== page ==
Hypothesis 3: offspring of plants selected at different diversity and grown in different soil (high vs. low diversity, home vs. away) respond differently to global change drivers

Plant traits and pathogen infestation (across species and for each species)

Growth height did not differ depending on soil or plant history when plants were treated with global change drivers across all study species and for D. glomerata (Table S1, S4). Plants of A. elatius in home soil were smaller than plants in away-same soil (Table S2). Nitrogen input had no influence, while plants were tallest in home soil and smallest in away-different soil when treated with both global change drivers (Table S2). Plants of A. pratensis exposed to drought were taller when grown in home than in away-different soil; however, this positive home effect was also only found in control plants (marginal significant; Table S3). When fertilized, the positive home effect on growth height disappeared (Table S3). Plants of P. trivialis were taller in two- than in six-species community soil when treated with both global change drivers, but they were not different when treated separately with drought or nitrogen input (Table S5).

Leaf greenness and shoot nitrogen concentrations were not influenced by legacy treatments when exposed to drought. When fertilized, plants still did not differ in leaf greenness but had higher shoot nitrogen concentrations in six-species than in two-species soil, found across all study species and for D. glomerata (Table S1, S4). Moreover, fertilized plants had a lower shoot nitrogen concentration in home than in away-different soil, found across all species and for A. pratensis (Table S1, S3). When plants were treated with both global change drivers, the nitrogen input effect on soil history was cancelled out by drought (across all species and for D. glomerata), while the impact of soil treatment did not: plants in home soil still had lower shoot nitrogen concentration than plants in away soil (across all species and for A. pratensis).

Plants treated with global change drivers did not differ significantly in LDMC or SLA dependent on legacy treatments, across all study species and in A. elatius (Table S1, S2). Drought resulted in higher LDMC of A. pratensis plants grown in six-species soil, and the combined application of drought and nitrogen input resulted in lower SLA in home than in away soil (Table S3). Fertilized D. glomerata plants had higher SLA in six- than in two-species community soil (Table S4). Plants of P. trivialis treated with both global change drivers had lower LDMC in two- than in six-species community soil (Table S5).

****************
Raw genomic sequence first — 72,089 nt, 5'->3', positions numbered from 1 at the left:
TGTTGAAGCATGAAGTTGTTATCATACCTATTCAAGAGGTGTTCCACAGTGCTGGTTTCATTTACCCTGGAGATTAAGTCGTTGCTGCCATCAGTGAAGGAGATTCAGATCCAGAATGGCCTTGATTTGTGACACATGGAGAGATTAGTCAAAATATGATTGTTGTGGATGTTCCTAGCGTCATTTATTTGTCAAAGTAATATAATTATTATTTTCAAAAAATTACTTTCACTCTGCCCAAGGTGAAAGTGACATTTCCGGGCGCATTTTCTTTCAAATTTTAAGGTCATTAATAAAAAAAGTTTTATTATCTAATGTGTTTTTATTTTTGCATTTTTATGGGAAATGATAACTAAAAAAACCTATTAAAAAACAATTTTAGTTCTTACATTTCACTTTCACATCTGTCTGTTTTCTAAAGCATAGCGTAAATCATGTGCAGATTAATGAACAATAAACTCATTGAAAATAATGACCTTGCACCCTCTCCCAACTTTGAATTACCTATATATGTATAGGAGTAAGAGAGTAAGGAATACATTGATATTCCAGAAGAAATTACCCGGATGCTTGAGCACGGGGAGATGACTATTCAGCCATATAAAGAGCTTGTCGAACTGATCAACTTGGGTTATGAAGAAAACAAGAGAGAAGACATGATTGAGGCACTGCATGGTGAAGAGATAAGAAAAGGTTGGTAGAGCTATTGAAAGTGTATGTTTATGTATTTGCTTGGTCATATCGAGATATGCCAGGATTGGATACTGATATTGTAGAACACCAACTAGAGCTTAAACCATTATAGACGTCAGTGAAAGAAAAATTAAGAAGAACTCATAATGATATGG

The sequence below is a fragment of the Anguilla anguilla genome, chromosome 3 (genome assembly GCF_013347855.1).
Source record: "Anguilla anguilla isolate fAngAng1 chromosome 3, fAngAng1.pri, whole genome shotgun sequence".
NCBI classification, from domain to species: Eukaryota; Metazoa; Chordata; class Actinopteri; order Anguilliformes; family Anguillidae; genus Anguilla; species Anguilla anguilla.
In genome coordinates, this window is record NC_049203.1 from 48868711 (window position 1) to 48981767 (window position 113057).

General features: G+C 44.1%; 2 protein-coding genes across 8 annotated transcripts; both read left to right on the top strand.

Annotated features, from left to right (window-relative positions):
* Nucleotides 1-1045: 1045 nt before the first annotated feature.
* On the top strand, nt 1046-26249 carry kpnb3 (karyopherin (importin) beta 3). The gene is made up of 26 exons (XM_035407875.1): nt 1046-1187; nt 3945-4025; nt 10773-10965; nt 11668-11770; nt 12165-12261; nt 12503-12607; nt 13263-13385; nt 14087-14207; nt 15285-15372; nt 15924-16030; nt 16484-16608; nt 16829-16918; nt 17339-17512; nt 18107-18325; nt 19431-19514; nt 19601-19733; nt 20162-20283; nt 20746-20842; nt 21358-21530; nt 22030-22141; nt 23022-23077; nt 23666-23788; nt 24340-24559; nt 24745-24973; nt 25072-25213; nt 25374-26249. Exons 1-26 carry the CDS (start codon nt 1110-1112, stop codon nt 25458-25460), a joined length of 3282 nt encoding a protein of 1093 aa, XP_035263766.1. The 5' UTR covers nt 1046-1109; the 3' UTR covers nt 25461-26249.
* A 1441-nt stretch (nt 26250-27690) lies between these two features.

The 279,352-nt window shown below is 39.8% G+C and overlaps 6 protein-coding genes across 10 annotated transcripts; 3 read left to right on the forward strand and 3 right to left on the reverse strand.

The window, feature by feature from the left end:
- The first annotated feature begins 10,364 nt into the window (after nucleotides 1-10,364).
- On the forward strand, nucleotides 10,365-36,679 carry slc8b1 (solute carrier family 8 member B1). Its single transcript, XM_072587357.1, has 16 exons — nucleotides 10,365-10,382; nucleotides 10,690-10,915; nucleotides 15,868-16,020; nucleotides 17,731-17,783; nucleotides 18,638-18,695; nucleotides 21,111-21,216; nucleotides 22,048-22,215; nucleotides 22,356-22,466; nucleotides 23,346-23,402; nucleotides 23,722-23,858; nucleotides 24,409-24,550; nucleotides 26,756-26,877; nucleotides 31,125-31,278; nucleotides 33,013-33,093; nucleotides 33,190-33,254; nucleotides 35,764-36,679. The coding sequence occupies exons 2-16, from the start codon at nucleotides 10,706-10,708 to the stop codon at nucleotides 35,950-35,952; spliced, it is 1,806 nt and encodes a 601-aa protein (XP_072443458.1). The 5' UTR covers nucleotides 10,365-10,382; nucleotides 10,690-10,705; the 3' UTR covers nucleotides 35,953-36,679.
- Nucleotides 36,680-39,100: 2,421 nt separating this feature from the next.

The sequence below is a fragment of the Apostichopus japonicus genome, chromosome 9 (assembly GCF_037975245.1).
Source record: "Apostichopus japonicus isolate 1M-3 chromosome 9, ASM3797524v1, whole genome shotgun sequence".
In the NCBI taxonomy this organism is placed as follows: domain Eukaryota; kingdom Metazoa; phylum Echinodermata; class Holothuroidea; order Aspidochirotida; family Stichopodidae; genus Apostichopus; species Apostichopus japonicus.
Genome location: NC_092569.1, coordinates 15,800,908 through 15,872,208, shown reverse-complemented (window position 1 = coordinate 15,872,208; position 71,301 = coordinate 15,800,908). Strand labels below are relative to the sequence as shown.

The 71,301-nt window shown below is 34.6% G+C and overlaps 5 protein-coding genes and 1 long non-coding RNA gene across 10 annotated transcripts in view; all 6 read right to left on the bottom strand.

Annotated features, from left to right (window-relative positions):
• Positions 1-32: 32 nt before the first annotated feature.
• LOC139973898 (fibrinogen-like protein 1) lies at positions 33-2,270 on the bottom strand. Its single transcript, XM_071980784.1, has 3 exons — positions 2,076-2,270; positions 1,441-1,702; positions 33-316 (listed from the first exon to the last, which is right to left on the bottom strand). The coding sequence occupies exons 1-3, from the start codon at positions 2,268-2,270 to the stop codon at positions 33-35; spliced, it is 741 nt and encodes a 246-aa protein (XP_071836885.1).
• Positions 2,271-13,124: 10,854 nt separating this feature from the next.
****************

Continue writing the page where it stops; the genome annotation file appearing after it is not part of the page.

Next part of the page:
Stomatal conductance (gs) did not differ significantly depending on legacy treatments when plants were treated with global change drivers across all study species and for A. elatius and P. trivialis (Table S1, S2, S5). In A. pratensis, fertilized plants showed a lower gs when grown in home than in away soil. This effect was cancelled out by drought, when treated with both global change drivers (Table S3). In D. glomerata, plants had higher gs when originated from six-species communities and treated with both global change drivers; however, this was also found in control plants (Table S4).

Across all study species, root diameter, SRL and RLD were not influenced by legacy treatments when treated with global change drivers (Table S1). In A. elatius, root traits also did not differ, when treated with single global change drivers, but under the combined influence of both global change drivers, plants grown in away-different soil showed the highest SRL, and plants in away-same soil had the lowest SRL (Table S2). In A. pratensis, plants exposed to drought had higher SRL and RLD in two- than in six-species soil. When fertilized, we did not find an effect of legacy treatment, but the combination of both global change drivers led to higher SRL and lower root diameter when plants were grown in away-same than in away-different or home soil (Table S3). In D. glomerata, RLD of plants exposed to drought was higher when originated from six-species than from two-species communities. This positive diversity impact disappeared when fertilized (Table S4). In P. trivialis, SRL were lower in plants grown in six-species community soil, when exposed to drought. When fertilized, this difference disappeared (Table S5).

Mildew infestation of D. glomerata plants exposed to drought was higher in home than in away soil, while this drought effect was cancelled out by nitrogen input (Table S6). Mildew infestation of P. trivialis plants was not significantly influenced by plant or soil history, neither with nor without global change drivers (Table S6).

Appendix 1—table 1
Summary of mixed-effect model analyses testing the effects of legacy treatments (plant history, soil history, soil treatment) on plant performance (total biomass, shoot biomass, root biomass and root-shoot ratio) of A. elatius, when non-treated (control) or treated with GC drivers (drought, nitrogen input, drought and nitrogen input (D x N)).

Shown are degrees of freedom (Df), Chi2 and p-values (p). Significant effects (p < 0.05) are given in bold, marginally significant effects (p < 0.1) in italics.